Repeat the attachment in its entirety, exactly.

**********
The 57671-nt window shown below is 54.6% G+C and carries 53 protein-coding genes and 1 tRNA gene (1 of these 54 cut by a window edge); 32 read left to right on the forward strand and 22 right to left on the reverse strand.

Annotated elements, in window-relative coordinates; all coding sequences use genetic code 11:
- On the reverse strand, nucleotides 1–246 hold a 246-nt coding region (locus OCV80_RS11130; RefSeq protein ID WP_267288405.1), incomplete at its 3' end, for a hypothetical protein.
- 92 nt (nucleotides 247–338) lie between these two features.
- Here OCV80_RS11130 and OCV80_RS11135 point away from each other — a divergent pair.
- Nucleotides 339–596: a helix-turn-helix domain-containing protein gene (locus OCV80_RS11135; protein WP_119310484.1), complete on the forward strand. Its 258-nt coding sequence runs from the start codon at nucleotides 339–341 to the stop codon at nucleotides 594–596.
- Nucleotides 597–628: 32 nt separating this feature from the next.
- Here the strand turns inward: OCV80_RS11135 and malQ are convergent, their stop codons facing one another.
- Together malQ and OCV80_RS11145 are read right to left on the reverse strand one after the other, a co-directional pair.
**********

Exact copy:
The 57671-nt window shown below is 54.6% G+C and carries 53 protein-coding genes and 1 tRNA gene (1 of these 54 cut by a window edge); 32 read left to right on the forward strand and 22 right to left on the reverse strand.

Annotated elements, in window-relative coordinates; all coding sequences use genetic code 11:
- On the reverse strand, nucleotides 1–246 hold a 246-nt coding region (locus OCV80_RS11130; RefSeq protein ID WP_267288405.1), incomplete at its 3' end, for a hypothetical protein.
- 92 nt (nucleotides 247–338) lie between these two features.
- Here OCV80_RS11130 and OCV80_RS11135 point away from each other — a divergent pair.
- Nucleotides 339–596: a helix-turn-helix domain-containing protein gene (locus OCV80_RS11135; protein WP_119310484.1), complete on the forward strand. Its 258-nt coding sequence runs from the start codon at nucleotides 339–341 to the stop codon at nucleotides 594–596.
- Nucleotides 597–628: 32 nt separating this feature from the next.
- Here the strand turns inward: OCV80_RS11135 and malQ are convergent, their stop codons facing one another.
- Together malQ and OCV80_RS11145 are read right to left on the reverse strand one after the other, a co-directional pair.